Unable to cope with the mounting pressures of work, relationships and society, the urban youth is embracing the idea of spirituality. Narendra Kaushik explores new-age meditation systems that hold the promise of harmony and joy.

Om Parkash Prabhu (28), a social worker who also runs a travel agency in Mumbai, was stuck in a dark tunnel with no light in sight. His stress level had shot up enormously. He would often get headaches and chest pain, and had not slept for several months. But tests in three reputed hospitals of Mumbai and Pune found nothing wrong in his system. Prabhu, the only son of an agrarian couple from Sindhudurg, felt he would die a slow death. It was then that a friend of his, Radheshyam, a documentary film maker, told him about Vipassana meditation. The latter had just returned from Leh after doing a 10-day Vipassana course. Prabhu hardly had an option. He had already tried various streams of medicine and yoga.

Recently, he attended a 10-day Vipassana course in Mclaudganj, the Tibetan settlement above Dharamshala. And the consequences are myriad and nothing but constructive. “Finally, I am enjoying sound sleep. Besides, I feel much more relaxed now,” he says, singing paeans for Vipassana. Prabhu is even learning through meditation to take small setbacks into his stride. “When I was in Mclaudganj, a friend won over a girl I was pursuing back home. But I have no regrets. Let him have the girl, I have Vipassana,” he says, displaying poise of a yogi.

Like Prabhu, there are 10 lakh others who have benefitted in one way or the other from the Vipassana in over three decades. According to Dhananjay Chavan, a trained psychiatrist and senior Vipassana teacher, about seven lakh are below the age of 40. Such is the dominance of youth in Vipassana centres that Aseem Chawla (53), former head of a travel company who attended the course with Prabhu in Mclaudganj, felt like the odd man out. “I was the oldest person there. Youth is the ‘in thing’ in Vipassana,” notes Chawla, who lost his reading, writing and talking faculties after a stroke in January 2005, and is now on recovery mode.

Besides Prabhu, Chawla and about a dozen others, the rest of the 80 male and female meditators in Mclaudganj were foreigners from United States of America, United Kingdom, Italy, France, Spain, Russia and other countries that have been rocked by recession, shutdowns and depression. And an overwhelming majority of them was young. Austin (25 plus) from Boston who sat for the 10-day long course lost his job as a waiter before he decided to go on the spiritual expedition. Armando Uribe (24), an architecture student from Mexico, opted to go ‘inside’ after his final examination before exploring the outer world. “I did my first course in Mexico. It helps in a big way,” he claims, looking calm and composed.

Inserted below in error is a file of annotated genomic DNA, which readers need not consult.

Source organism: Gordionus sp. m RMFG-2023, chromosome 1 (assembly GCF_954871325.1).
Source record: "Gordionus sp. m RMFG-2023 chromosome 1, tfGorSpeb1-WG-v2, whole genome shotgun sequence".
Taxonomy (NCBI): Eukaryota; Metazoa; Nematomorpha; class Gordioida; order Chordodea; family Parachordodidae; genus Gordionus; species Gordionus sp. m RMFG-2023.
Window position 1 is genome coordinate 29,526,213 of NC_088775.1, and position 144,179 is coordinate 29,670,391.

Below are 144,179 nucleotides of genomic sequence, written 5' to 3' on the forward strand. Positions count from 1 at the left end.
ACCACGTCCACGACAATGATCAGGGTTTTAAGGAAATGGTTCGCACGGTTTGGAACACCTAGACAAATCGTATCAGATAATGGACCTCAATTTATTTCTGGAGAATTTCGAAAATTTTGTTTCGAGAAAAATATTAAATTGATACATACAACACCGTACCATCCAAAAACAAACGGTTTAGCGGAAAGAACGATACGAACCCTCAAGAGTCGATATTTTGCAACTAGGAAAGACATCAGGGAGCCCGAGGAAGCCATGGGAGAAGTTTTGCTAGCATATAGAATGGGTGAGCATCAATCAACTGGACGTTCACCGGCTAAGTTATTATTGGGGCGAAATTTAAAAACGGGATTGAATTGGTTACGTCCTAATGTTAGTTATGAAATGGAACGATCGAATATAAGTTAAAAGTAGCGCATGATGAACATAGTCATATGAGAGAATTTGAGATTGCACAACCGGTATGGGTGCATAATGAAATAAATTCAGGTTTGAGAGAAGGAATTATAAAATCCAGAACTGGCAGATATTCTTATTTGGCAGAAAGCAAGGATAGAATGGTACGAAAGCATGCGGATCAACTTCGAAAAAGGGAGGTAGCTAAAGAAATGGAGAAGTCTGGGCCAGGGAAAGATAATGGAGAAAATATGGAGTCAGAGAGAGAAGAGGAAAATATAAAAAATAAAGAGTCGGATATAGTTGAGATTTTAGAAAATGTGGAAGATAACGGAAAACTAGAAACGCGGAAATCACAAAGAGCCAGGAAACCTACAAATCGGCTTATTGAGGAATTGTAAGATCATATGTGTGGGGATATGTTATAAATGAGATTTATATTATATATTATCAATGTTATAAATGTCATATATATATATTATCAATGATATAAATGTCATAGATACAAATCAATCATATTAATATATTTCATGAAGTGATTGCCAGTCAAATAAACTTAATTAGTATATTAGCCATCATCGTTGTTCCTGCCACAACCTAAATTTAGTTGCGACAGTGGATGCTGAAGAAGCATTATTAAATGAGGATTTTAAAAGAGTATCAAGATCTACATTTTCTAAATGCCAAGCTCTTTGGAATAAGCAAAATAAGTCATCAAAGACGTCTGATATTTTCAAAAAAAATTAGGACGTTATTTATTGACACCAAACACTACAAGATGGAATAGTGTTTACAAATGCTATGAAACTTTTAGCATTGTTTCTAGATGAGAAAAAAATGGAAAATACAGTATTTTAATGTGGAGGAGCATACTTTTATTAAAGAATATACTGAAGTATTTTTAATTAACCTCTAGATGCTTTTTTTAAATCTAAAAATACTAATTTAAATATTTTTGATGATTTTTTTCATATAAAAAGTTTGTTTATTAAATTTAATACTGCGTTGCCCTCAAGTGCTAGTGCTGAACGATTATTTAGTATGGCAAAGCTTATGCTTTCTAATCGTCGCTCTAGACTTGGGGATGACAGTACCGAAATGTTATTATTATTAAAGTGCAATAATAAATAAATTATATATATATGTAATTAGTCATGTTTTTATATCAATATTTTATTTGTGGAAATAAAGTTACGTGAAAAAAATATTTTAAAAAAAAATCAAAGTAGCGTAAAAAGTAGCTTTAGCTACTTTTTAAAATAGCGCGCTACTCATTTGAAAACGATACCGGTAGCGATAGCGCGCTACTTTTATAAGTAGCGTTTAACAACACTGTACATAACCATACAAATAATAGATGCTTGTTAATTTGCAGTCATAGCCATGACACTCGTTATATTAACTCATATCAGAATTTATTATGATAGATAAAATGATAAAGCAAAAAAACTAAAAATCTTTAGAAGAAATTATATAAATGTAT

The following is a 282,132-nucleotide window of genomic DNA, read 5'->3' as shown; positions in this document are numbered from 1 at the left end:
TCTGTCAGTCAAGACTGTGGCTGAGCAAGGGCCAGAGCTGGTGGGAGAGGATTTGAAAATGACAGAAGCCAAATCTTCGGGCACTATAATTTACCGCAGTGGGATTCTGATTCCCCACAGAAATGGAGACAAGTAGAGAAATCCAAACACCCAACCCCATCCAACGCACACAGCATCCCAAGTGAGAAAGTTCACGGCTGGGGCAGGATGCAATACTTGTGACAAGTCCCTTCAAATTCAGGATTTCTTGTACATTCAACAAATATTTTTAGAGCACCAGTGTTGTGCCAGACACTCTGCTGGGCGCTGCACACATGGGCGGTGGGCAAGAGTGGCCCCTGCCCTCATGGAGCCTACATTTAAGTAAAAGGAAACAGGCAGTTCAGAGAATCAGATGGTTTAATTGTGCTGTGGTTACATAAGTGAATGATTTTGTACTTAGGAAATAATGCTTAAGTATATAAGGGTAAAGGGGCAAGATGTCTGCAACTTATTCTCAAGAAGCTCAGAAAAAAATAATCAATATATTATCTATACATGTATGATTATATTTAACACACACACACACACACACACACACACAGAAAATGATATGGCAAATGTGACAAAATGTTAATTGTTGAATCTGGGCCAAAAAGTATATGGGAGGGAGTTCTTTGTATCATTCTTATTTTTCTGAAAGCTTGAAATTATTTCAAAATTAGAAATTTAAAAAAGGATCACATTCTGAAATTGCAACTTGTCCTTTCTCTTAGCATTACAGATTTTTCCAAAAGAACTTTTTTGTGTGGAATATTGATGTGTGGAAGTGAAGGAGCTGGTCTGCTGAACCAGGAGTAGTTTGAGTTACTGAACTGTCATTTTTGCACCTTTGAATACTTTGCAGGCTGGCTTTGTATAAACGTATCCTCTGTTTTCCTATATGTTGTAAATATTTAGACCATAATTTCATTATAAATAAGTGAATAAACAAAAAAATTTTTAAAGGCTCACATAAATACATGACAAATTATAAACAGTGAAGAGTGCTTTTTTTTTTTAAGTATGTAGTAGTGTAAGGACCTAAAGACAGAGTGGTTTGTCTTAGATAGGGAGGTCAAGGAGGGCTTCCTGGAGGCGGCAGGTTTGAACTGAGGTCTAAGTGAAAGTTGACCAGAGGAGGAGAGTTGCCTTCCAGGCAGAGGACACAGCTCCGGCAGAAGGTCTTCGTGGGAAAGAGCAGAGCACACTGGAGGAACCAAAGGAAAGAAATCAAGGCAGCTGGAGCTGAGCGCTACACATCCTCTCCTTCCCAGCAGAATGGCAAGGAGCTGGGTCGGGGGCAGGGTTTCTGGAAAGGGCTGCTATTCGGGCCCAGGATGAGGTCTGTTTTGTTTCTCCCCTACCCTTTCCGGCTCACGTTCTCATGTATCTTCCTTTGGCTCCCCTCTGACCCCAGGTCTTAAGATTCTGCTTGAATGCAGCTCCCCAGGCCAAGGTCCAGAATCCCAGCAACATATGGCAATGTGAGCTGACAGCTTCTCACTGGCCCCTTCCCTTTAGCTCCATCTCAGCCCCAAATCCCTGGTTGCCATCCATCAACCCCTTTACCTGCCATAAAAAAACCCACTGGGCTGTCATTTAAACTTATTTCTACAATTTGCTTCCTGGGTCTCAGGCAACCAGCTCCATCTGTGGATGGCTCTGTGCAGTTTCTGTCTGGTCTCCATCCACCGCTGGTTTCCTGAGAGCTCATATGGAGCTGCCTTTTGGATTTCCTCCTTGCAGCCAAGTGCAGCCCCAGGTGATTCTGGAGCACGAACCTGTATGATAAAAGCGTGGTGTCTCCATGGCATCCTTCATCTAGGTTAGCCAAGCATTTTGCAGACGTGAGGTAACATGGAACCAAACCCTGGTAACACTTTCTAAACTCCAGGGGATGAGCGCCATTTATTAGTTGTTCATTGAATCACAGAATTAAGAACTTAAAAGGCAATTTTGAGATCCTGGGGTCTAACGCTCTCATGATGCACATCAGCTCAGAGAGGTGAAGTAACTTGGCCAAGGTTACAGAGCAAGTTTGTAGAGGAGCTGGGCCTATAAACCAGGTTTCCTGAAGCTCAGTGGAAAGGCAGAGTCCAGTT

What attracts youth in hordes to Vipassana is its non-sectarian, scientific and action-oriented approach. Moreover, it is taught free of cost with charities taking care of boarding and lodging expenses. The technique owes allegiance to no organised religion and promotes no dogmas. P L Dhar, a senior Vipassana teacher and professor of IIT (Indian Institute of Technology) Delhi, credits the meditation technique’s popularity among youth and science community to its problem-solving potential.

“It is devoid of religiosity, rites and rituals. They (youth and rationalists) find it scientific. The spiritual discourses by many other gurus on the other hand, have a strong element of religiosity and devotion,” Dhar contends. He started doing Vipassana in 1985 and since then conducted several courses in Tihar central jail and other places. The popularity of Vipassana among the science community can be gauged from the fact that out of its 1200 teachers, according to Chavan, about one third are medical doctors, engineers, psychologists and psychiatrists.

The meditation technique that teaches one to be aware and equanimous in all the ups and downs of life is taught in over 150 centres in the country and abroad. An ancient technique, Vipassana was supposed to have got lost from India after Gautama, the Buddha, rediscovered it in 6th BC. S N Goenka, the principal teacher of Vipassana, who is credited with setting up the Vipassana centres, brought it back to India from Myanmar about 33 years back.

Practical tools
Like Vipassana, Art of Living — a spiritual NGO spearheaded by Sri Sri Ravi Shankar — also enjoys large following among the youth in India and abroad. Over half of the seven courses run by the Art of Living are designed to help children, teenagers, college students and professionals cope with the expectations in studies, relationships and job. “The needs and demands of the 18-40 age group are quite different from the 40-plus. They are struggling to manage relationships and pressure of studies and jobs. We have practical tools to help them. This is what makes Art of Living attractive to the youth,” says Avinash Tiku, a young, full-time teacher with the NGO, who has taught Yes+ courses (course for youth) in Mumbai, Delhi, IIM Kolkata, Dehradun, Ludhiana and Solan (Himachal Pradesh).

Tiku claims that over 1,20,000 youth in the country practice pranayam and meditation prescribed under the Art of Living courses. Out of these while 60,000 are based in Mumbai, 20,000 come from Delhi. Bangalore, the high-tech metro, contributes over 7000 to the NGO.